The movie was awesome and I only found one thing I didn’t like. The casting of James Spader as Ultron. Don’t get me wrong, I’m a huge fan of James Spader–and that’s the root for the issue. Spader’s voice is all that’s used in the movie, you don’t actually see him, but his voice is so distinct and recognizable it pulled me out of the movie fantasy. I found my self thinking less “this is a huge, intelligent robot with a computerized voice” and more “hey, I know that voice from Boston Legal, The Practice, and what else was it…ummm…yeah, that new series I haven’t watched at all yet…what was the name of it… umm… ah yes, The Blacklist!” I just couldn’t think of him as a robot. But maybe that’s just me.

Anyway, excellent movie, awesome non-stop action, good humor mixed in perfectly, and the inevitable Stan Lee cameo always comes through as great, and funny, every time. Go see it. Or, better yet, wait for the Blu-Ray and watch it in the comfort of your own home, in HD, where you have room for your drink, popcorn, and perfect leg room! I guess the still-packed theater after being out a couple weeks is just another indication of how good the movie is though.  That very rarely happens to us when going to see a movie in Kenosha.

Self-Nesting

Socself-nestks, like myself, has a routine every morning.  Right after I get up, he’s waiting patiently to go outside.  He does his business, and in a few minutes (longer if it’s warm out) he’s knocking on the door to come in.  Once he’s in the house, the routine continues to the next step.  He waits patiently, once again, watching everything I do.  He’s waiting to be “bundled”.  I have him trained for the word “Nest”.  He expects a blanket–one of HIS blankets–to be laid out smoothly for him, then he hops in and gets comfortable, and I wrap him up tightly within it, with just his head peeking out of the roll.  From that point he is fully content for hours, or until he forced from his nest by other matters or distractions.  When I saw this animated GIF today, I got quite a kick out of it!  If I could only train Socks to do this, that’s one less chore I’d have to do each morning!  But then again, I enjoy it, so I actually wouldn’t want to stop doing it anyway… Nevermind, Socks.

Oscars

lego oscarDid you watch the Oscars? What a mess. I thought the host was terrible–I hate Neil Patrick Harris, and he was as bad as I figured.  Not funny at all, and some pretty insulting jokes at times. His opening number had some great effects in it, making it look like it was live, but it was all pre-configured to look that way. Nothing else on the show impressed me.  Except the Lego Oscars that were handed out during the performance of “Everything is Awesome” from the Lego movie.  Those looked 3D printed.  Now I’m wondering if they’re on thingiverse.com.

And the Oscar everyone waits for–Best Picture — always at the very end of the show – was the final nail in the coffin: Birdman.  Seriously??? I fell asleep halfway through that movie and never got around to finishing it, it just didn’t make much sense to me. I guess I should have tried–and probably will now, just to see what happened that made it worthy of the best picture Oscar.  American Sniper won far too few awards, and Grand Budapest Hotel won far too many awards. Gawd, THAT movie was a real comedic farce. The goofy sets and comical acting was like watching the game “Clue” come to life. So many backgrounds and sets were so fake-looking I didn’t know if they were SUPPOSED to look like that, or if it was just really poorly made.  Just a ridiculously goofy movie.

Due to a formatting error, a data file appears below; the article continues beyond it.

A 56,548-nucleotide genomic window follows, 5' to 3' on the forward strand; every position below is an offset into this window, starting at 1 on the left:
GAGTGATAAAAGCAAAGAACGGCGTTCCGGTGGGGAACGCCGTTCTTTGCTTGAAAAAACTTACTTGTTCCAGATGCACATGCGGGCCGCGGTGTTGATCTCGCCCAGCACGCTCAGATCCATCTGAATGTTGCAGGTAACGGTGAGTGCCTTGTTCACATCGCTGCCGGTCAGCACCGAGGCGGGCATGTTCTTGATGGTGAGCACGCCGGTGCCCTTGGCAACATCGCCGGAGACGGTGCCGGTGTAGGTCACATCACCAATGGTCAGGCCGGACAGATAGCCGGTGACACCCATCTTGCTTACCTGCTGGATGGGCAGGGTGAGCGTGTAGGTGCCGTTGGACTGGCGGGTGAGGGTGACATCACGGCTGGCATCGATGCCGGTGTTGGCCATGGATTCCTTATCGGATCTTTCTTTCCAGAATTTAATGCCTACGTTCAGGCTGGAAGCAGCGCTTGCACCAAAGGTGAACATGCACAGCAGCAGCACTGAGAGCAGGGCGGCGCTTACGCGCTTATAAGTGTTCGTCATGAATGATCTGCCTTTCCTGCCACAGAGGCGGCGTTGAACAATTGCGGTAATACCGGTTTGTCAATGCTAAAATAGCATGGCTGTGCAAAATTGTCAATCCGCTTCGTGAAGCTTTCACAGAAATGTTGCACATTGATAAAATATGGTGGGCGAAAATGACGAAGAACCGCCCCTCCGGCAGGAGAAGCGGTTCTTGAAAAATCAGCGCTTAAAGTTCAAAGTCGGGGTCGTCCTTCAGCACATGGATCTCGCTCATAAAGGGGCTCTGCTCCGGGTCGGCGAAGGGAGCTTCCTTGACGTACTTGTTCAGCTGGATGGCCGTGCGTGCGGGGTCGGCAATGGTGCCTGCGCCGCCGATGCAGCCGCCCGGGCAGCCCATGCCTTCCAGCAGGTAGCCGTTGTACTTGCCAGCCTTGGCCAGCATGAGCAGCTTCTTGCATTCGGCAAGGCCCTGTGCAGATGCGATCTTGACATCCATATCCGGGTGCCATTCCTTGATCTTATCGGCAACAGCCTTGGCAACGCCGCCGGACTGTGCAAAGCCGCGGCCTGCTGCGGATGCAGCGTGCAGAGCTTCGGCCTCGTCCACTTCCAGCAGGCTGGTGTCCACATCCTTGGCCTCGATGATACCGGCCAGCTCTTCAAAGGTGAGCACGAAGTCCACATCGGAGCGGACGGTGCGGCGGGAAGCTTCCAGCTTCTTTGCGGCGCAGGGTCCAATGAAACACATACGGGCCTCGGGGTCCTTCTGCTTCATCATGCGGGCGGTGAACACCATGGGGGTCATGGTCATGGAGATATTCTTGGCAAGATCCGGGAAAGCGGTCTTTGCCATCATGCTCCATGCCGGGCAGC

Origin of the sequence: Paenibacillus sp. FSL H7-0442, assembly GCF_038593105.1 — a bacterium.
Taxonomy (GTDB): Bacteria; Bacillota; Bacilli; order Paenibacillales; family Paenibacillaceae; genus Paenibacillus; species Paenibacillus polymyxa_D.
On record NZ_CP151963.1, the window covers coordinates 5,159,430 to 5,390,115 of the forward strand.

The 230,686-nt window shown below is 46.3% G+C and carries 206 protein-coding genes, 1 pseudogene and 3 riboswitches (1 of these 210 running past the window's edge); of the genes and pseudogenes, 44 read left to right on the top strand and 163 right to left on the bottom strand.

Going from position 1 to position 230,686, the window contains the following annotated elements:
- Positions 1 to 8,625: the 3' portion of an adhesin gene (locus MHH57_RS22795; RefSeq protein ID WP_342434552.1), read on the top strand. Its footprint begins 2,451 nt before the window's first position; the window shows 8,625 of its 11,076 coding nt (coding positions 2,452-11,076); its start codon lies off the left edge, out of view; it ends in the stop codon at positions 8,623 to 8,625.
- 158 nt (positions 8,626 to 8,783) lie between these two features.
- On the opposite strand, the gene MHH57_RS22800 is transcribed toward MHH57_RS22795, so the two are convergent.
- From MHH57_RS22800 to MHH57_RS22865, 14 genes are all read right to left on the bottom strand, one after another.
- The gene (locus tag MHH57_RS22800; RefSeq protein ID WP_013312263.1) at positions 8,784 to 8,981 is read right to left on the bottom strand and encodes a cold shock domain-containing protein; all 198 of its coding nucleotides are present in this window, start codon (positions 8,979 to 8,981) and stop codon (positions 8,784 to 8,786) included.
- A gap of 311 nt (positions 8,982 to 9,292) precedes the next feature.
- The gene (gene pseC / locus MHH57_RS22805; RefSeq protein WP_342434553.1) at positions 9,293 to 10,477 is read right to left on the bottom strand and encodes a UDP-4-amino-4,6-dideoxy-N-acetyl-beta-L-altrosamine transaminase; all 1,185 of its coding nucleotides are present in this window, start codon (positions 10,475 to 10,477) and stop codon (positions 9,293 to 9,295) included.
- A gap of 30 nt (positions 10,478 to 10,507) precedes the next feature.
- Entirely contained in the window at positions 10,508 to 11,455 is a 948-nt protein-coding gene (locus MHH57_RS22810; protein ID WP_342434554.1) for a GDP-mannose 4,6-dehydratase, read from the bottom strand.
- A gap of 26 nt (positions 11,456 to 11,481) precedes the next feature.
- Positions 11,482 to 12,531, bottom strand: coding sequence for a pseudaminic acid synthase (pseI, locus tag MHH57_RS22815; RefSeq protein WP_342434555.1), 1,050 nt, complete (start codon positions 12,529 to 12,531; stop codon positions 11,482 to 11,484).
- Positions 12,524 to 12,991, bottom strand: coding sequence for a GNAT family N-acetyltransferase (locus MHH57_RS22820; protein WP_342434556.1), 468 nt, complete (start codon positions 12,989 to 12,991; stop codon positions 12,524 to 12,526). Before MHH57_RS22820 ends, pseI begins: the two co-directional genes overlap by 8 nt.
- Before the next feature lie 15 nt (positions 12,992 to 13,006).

And Neil Patrick Harris in his tidy whities?  Come on, I know it was a reference to Birdman, but it was still just as lame as the rest of his performance and just seemed embarrassing.  That’s about all I can say.  Since the Oscars are pretty much my “SuperBowl” for the year (I prefer the Oscars over the actual SuperBowl, and watch the SuperBowl just for the commercials), I would say this year it was just as disappointing and the playoff game that lost the Packers this year’s championship.  Just a lame year all the way around I guess.  Better luck next time!

Now I’m off to see if I can get through Birdman without falling into a near-coma again… Wish me luck!

Photomosaic of Socks

SocksPosterI created a 3-foot posted of Socks for the wall above my desk using 10,000+ photos I had on my PC as the palette.  I created it with Andrea Modaic Professional, then loaded the final image into CorelDraw and printed it as a 3-foot poster on tiled sheets of standard 8.5″ x 11″ paper.  The hardest part was using scissors to trim the proper edges, and align and tape them, but it was fun.  If you’d like to see the actual poster, up close, here’s the actual image, full size.   I gave it the option to NOT re-use any images (but some are burst shots, to they LOOK very similar) and gave it permission to horizontally flip images, but not to rotate them.  And if you’re interested in the rest of the geeky details, here they are:  Socks Mosaic Details

 

Boyhood, The Beatles and The Black Album

This holiday season we watched a movie called “Boyhood”.  One of the many great things about the movie is how it reflects many aspects of life, and in this case, passing down musical taste from generation to generation. In one scene in the movie, Ethan Hawke’s father character describes to his son (played by Ellar Coltrane) “The Black Album.” What is it? Basically, what we’re describing, a greatest hits mix-tape and “secret” Beatles record which is essentially a collection of all the best solo Beatle songs – Songs performed by all 4 Beatles BEFORE or AFTER The actual Beatles, either when they were solo or in other bands. Ethan Hawke and Richard Linklater came up with the track list together. If you’ve never delved in very deep with Beatles solo albums and wished there was one more Beatles record after Let It Be, well this it the playlist for you. The whole thing acts as a mixtape that Ethan Hawke writes for his son in the movie. And there’s even liner notes that begin: